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my Konami Slots is developed on the front-end with Unity and is data-driven on the backend using AVA configs. As a front-end engineer, I worked primarily on the LiveOps team, creating and maintaining our event system. The biggest contribution I made was the "Choice Event" update. Prior to this update, events always ran sequentially; a player would be enrolled into an event and be placed into the first node. Upon completion, the next node data would load and they would progress to the next node, and so on, until the event was completed. With the "Choice Event" system, players could now select which node they would progress to. While conceptually simple, this change required the dialog system to be refactored. We could no longer load up the next node's data, since we didn't know what the next node was! Changes were required to update the event data as the dialog was open, as well as populating the dialog's animator appropriately. I also took this opportunity to clear up some tech debt, such as abstracting the event button, separating the purchase system from the dialog scripts, and cleaning up the Unity inspector window with custom editor scripts.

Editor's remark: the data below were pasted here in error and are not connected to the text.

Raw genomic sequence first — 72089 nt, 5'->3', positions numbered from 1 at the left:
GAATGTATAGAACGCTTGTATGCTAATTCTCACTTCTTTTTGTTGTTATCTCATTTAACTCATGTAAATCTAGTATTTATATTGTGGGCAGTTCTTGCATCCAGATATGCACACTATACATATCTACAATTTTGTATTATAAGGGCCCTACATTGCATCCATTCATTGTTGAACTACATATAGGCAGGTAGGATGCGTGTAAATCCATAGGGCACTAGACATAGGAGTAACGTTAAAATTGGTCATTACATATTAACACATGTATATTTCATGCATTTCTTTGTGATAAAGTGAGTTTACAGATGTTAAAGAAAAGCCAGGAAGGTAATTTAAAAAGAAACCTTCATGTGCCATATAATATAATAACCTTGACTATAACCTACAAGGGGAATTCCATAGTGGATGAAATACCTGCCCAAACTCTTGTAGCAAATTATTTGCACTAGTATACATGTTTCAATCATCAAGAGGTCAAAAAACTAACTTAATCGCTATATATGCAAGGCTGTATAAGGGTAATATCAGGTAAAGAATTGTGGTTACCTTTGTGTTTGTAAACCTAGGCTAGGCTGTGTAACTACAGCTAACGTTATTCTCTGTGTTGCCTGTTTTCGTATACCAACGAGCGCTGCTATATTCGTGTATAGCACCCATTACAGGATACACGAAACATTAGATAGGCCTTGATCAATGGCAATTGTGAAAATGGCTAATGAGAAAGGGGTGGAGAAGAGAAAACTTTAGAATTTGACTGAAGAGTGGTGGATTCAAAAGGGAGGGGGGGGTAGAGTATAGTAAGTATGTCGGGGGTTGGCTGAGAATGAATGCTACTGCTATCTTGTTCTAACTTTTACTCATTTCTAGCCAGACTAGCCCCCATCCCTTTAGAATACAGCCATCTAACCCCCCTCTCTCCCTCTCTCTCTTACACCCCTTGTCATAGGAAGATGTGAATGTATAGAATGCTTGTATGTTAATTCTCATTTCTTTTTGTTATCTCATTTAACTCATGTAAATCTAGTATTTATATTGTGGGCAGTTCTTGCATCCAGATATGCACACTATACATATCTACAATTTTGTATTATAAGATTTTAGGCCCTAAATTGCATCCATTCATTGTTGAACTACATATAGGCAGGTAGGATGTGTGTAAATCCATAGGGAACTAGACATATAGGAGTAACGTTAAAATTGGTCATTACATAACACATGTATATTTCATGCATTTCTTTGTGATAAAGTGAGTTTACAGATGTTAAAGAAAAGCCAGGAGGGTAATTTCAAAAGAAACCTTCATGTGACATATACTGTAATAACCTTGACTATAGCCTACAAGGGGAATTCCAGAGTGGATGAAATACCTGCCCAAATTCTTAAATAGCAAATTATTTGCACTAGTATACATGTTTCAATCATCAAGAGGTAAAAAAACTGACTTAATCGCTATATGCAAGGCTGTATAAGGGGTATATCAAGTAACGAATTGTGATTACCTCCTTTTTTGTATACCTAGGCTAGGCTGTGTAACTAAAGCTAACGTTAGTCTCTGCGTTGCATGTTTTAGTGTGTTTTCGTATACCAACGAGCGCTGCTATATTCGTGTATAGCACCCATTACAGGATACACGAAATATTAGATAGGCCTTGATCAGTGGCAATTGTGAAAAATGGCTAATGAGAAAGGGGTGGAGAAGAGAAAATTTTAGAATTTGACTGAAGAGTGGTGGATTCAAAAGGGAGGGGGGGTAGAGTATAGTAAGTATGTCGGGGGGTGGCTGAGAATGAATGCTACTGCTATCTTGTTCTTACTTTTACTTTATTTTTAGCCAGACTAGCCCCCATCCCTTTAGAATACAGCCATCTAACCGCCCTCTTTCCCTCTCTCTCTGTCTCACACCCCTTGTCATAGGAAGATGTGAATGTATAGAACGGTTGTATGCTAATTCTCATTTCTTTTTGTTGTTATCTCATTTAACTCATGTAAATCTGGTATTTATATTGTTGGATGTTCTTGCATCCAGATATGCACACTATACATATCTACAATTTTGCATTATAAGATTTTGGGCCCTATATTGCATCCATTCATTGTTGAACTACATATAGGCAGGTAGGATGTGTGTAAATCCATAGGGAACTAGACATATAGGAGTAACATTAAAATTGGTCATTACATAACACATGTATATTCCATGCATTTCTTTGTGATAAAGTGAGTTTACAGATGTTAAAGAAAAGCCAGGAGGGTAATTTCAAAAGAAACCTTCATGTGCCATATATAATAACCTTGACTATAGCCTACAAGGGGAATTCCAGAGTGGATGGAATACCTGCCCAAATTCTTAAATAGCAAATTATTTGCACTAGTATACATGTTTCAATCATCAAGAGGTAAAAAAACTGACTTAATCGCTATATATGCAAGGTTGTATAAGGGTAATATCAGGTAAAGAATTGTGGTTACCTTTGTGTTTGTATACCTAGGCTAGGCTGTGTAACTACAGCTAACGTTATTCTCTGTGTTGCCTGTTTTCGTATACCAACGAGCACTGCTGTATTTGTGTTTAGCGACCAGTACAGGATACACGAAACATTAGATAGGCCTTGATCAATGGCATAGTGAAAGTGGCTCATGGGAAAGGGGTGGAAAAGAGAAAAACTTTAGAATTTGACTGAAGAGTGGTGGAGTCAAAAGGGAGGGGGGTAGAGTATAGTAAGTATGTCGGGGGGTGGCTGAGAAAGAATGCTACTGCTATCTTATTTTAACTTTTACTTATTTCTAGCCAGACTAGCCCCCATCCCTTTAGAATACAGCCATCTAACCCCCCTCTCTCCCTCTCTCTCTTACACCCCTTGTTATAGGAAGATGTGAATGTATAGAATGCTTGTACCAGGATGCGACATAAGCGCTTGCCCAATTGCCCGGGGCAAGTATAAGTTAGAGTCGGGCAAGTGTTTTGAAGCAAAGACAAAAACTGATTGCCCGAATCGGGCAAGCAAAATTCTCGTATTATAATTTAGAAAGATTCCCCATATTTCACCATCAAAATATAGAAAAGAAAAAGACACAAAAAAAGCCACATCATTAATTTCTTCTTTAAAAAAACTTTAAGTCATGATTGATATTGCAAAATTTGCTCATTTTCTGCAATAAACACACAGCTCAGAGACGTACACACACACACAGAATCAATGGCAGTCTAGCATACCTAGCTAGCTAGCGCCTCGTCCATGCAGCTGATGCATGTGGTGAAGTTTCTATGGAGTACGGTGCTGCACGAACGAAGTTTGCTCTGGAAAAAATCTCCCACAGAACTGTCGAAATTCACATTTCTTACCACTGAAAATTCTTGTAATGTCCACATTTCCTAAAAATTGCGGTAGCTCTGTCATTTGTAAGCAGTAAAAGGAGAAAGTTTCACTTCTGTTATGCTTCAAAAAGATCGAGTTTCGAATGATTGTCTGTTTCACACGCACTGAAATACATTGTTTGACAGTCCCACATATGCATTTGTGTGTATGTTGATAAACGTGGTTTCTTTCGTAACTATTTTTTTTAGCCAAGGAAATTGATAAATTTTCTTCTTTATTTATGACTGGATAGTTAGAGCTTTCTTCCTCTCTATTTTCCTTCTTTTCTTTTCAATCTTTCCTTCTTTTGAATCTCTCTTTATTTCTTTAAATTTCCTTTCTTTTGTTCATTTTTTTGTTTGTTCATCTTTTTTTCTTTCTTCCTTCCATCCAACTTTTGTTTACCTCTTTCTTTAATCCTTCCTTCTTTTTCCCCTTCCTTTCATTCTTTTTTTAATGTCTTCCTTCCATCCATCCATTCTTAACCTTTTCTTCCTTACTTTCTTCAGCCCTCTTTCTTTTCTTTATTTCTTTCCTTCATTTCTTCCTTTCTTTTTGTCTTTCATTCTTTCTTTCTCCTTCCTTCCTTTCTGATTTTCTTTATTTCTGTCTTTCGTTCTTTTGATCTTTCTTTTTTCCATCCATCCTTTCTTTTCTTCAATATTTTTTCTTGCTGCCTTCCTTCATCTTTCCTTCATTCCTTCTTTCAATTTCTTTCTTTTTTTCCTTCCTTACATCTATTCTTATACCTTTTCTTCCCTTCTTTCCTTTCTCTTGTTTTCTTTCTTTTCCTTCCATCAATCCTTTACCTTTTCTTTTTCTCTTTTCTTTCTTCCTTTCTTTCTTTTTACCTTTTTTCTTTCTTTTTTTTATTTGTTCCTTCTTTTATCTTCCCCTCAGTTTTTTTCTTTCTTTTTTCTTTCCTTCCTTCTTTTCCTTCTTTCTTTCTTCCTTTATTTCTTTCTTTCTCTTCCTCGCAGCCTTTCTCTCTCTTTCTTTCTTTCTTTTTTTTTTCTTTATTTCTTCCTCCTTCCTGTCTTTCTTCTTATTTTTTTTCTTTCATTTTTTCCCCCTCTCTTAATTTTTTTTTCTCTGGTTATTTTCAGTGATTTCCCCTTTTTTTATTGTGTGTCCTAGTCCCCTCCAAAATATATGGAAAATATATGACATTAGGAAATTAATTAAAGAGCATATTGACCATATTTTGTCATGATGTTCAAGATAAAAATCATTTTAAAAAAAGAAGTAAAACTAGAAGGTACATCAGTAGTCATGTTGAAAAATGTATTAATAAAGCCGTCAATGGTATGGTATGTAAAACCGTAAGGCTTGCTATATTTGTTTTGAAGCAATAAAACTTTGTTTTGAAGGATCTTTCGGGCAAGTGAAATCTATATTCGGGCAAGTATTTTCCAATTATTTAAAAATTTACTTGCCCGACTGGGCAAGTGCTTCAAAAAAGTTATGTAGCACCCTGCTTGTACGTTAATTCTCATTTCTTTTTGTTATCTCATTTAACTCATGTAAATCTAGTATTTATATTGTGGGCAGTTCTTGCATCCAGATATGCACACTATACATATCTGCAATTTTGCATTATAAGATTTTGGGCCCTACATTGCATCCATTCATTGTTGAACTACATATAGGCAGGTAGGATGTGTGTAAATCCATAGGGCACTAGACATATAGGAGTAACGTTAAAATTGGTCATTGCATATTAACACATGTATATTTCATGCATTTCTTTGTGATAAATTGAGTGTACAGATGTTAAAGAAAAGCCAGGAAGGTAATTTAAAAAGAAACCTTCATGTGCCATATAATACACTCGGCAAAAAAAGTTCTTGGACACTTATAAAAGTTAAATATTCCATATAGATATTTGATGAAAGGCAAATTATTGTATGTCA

Another major refactor I did was changing the LiveEvent server call stack. It originally ran entirely on coroutines which, while functional, was an obstacle to program around rather than a real help. I moved the LiveEvent system to using async/await, which let us keep the same functionality, but made the code much easier to maintain and follow, and didn't require any coroutine-set gates to ensure the data was received.
One skill I learned that was unexpected was using the Unity animator state machine. As the work pace for LiveOps is brisk (to put it mildly), we needed to rerun older events in order to fill the calendar. The tech artists were focused on new content, which left engineering with this task. With 12+ of these refreshes under my belt, I'd say I'm pretty confident in using animator parameters, layers, and blend trees now.